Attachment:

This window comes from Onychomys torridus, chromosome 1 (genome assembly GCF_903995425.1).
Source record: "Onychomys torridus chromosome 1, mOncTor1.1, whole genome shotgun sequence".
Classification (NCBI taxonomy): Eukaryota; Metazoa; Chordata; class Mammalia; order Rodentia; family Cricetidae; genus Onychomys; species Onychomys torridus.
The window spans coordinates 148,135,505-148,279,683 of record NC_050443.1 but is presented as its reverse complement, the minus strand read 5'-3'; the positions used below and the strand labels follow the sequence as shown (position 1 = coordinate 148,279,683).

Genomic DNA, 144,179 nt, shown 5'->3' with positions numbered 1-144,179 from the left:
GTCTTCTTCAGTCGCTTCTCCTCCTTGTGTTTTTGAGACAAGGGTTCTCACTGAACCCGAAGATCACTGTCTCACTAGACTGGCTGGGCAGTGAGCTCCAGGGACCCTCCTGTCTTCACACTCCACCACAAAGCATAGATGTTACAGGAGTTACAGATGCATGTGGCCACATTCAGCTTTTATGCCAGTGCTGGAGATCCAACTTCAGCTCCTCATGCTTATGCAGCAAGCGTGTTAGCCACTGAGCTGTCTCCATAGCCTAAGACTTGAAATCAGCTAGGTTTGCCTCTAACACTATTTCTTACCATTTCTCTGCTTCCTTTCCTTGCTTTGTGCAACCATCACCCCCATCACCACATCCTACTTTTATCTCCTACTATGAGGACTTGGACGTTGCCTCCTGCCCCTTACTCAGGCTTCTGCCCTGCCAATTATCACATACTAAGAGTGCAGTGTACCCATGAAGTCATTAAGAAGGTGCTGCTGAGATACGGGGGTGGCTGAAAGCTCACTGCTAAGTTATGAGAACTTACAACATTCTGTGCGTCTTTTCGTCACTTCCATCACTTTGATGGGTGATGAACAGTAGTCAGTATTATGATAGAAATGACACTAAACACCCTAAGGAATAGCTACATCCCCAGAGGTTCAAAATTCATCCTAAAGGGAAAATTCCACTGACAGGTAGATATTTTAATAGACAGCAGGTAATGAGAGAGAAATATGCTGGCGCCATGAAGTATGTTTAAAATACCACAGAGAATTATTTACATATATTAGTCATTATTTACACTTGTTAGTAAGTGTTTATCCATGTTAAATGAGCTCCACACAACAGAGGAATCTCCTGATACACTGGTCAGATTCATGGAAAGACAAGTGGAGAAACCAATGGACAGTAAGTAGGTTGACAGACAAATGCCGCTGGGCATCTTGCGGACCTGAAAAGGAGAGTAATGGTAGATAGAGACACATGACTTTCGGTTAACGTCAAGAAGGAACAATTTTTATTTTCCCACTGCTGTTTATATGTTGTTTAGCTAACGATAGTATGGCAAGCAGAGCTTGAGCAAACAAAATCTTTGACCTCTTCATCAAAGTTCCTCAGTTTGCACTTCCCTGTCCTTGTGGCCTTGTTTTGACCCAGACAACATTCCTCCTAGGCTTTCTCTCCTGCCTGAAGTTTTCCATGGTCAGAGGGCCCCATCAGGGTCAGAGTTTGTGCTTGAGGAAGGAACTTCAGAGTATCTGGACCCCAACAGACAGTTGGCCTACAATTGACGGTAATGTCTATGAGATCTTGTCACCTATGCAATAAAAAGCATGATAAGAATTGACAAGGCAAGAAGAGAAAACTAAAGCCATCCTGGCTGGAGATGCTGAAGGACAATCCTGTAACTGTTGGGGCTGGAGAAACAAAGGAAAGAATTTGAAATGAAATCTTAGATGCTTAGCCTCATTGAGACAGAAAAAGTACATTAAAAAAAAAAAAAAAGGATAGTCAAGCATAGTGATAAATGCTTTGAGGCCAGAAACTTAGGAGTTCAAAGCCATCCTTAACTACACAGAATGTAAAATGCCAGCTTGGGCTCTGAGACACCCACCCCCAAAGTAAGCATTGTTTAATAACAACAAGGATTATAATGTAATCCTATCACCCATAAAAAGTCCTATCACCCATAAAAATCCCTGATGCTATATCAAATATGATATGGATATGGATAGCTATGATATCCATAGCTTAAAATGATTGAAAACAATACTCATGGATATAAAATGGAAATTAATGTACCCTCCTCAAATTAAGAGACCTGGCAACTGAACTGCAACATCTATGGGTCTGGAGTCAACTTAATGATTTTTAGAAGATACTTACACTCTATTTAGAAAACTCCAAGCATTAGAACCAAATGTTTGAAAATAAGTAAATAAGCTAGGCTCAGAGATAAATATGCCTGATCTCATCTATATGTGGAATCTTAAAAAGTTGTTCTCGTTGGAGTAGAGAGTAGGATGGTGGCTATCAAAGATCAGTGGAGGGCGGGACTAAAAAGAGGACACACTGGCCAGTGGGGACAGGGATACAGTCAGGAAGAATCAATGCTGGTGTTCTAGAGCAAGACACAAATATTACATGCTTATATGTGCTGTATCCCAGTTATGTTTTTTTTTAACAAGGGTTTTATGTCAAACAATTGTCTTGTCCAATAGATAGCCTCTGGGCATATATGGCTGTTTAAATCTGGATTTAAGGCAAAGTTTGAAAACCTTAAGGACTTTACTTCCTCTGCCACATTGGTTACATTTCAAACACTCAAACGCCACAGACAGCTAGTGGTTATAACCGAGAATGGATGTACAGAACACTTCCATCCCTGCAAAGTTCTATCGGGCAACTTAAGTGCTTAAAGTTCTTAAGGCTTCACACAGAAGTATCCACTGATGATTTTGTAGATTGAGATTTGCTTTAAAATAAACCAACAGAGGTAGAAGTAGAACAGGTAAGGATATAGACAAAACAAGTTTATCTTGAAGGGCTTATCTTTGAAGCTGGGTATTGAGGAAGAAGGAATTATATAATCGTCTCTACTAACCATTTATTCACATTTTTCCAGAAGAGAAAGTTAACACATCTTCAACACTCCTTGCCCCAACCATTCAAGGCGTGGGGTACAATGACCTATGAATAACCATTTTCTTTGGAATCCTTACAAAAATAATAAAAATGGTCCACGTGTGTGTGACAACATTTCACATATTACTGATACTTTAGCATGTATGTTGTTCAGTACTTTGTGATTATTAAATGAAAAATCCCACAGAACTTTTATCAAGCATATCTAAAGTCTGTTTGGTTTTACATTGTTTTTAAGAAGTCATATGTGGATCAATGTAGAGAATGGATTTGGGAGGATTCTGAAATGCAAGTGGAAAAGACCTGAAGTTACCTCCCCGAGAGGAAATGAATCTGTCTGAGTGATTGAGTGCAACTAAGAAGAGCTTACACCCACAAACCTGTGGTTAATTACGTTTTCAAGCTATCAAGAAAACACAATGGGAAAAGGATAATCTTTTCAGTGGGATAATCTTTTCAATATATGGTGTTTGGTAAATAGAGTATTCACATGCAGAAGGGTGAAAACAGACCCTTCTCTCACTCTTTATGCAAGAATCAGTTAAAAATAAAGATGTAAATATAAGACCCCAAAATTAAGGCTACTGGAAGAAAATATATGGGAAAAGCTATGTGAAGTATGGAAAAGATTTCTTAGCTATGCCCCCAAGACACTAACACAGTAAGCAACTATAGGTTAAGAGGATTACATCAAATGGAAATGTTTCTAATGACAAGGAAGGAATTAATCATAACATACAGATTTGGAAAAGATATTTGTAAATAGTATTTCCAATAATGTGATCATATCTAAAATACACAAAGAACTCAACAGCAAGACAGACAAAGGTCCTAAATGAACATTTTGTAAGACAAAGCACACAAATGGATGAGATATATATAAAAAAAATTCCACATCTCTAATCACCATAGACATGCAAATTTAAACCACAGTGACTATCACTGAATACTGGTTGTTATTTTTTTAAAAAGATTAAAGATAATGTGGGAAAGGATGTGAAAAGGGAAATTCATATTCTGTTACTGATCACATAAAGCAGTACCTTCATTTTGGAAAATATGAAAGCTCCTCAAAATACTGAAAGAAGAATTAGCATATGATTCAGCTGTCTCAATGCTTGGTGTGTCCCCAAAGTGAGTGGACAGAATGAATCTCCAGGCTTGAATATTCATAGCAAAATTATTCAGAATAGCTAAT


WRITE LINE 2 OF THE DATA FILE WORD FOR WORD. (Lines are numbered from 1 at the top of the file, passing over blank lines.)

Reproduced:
Source record: "Onychomys torridus chromosome 1, mOncTor1.1, whole genome shotgun sequence".